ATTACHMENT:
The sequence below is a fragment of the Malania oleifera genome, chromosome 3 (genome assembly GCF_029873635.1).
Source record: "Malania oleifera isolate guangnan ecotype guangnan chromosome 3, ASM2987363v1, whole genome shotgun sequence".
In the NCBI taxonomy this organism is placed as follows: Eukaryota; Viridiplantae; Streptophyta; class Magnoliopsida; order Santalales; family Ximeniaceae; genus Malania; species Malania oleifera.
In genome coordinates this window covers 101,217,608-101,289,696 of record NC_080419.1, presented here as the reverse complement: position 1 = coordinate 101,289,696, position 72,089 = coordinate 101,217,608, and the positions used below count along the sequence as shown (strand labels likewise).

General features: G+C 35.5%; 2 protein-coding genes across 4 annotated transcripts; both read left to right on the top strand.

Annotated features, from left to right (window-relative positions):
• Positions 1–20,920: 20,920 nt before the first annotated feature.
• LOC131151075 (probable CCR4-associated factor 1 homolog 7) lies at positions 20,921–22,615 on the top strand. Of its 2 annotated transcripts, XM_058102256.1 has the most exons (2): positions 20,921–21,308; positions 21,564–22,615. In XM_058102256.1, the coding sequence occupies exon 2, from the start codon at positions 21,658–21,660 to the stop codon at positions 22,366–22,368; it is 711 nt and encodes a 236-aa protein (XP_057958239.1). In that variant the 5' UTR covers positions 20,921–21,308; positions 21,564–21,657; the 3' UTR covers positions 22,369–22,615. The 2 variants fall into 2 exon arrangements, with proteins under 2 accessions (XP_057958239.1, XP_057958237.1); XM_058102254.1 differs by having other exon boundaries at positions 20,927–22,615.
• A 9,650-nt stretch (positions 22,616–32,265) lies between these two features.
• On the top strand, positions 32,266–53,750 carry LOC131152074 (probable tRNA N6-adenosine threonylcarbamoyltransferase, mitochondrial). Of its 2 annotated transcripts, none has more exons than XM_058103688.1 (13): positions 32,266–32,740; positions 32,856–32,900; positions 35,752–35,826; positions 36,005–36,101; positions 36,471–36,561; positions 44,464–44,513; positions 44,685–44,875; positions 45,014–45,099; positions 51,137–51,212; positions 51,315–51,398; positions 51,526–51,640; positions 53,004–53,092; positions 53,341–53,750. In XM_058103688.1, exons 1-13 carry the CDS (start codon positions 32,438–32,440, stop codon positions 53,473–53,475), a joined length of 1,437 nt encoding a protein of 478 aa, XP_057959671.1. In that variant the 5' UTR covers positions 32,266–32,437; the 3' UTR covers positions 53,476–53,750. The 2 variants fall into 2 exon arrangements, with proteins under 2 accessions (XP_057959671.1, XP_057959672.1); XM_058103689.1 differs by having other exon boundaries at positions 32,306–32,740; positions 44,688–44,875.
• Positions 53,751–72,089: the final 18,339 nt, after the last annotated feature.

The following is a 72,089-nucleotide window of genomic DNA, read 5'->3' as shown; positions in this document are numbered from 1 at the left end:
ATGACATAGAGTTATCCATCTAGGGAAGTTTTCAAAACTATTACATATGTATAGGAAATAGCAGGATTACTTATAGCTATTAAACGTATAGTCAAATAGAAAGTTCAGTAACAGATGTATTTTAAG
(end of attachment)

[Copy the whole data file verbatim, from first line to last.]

The sequence below is a fragment of the Malania oleifera genome, chromosome 3 (genome assembly GCF_029873635.1).
Source record: "Malania oleifera isolate guangnan ecotype guangnan chromosome 3, ASM2987363v1, whole genome shotgun sequence".
In the NCBI taxonomy this organism is placed as follows: Eukaryota; Viridiplantae; Streptophyta; class Magnoliopsida; order Santalales; family Ximeniaceae; genus Malania; species Malania oleifera.
In genome coordinates this window covers 101,217,608-101,289,696 of record NC_080419.1, presented here as the reverse complement: position 1 = coordinate 101,289,696, position 72,089 = coordinate 101,217,608, and the positions used below count along the sequence as shown (strand labels likewise).

General features: G+C 35.5%; 2 protein-coding genes across 4 annotated transcripts; both read left to right on the top strand.

Annotated features, from left to right (window-relative positions):
• Positions 1–20,920: 20,920 nt before the first annotated feature.
• LOC131151075 (probable CCR4-associated factor 1 homolog 7) lies at positions 20,921–22,615 on the top strand. Of its 2 annotated transcripts, XM_058102256.1 has the most exons (2): positions 20,921–21,308; positions 21,564–22,615. In XM_058102256.1, the coding sequence occupies exon 2, from the start codon at positions 21,658–21,660 to the stop codon at positions 22,366–22,368; it is 711 nt and encodes a 236-aa protein (XP_057958239.1). In that variant the 5' UTR covers positions 20,921–21,308; positions 21,564–21,657; the 3' UTR covers positions 22,369–22,615. The 2 variants fall into 2 exon arrangements, with proteins under 2 accessions (XP_057958239.1, XP_057958237.1); XM_058102254.1 differs by having other exon boundaries at positions 20,927–22,615.
• A 9,650-nt stretch (positions 22,616–32,265) lies between these two features.
• On the top strand, positions 32,266–53,750 carry LOC131152074 (probable tRNA N6-adenosine threonylcarbamoyltransferase, mitochondrial). Of its 2 annotated transcripts, none has more exons than XM_058103688.1 (13): positions 32,266–32,740; positions 32,856–32,900; positions 35,752–35,826; positions 36,005–36,101; positions 36,471–36,561; positions 44,464–44,513; positions 44,685–44,875; positions 45,014–45,099; positions 51,137–51,212; positions 51,315–51,398; positions 51,526–51,640; positions 53,004–53,092; positions 53,341–53,750. In XM_058103688.1, exons 1-13 carry the CDS (start codon positions 32,438–32,440, stop codon positions 53,473–53,475), a joined length of 1,437 nt encoding a protein of 478 aa, XP_057959671.1. In that variant the 5' UTR covers positions 32,266–32,437; the 3' UTR covers positions 53,476–53,750. The 2 variants fall into 2 exon arrangements, with proteins under 2 accessions (XP_057959671.1, XP_057959672.1); XM_058103689.1 differs by having other exon boundaries at positions 32,306–32,740; positions 44,688–44,875.
• Positions 53,751–72,089: the final 18,339 nt, after the last annotated feature.

The following is a 72,089-nucleotide window of genomic DNA, read 5'->3' as shown; positions in this document are numbered from 1 at the left end:
ATGACATAGAGTTATCCATCTAGGGAAGTTTTCAAAACTATTACATATGTATAGGAAATAGCAGGATTACTTATAGCTATTAAACGTATAGTCAAATAGAAAGTTCAGTAACAGATGTATTTTAAG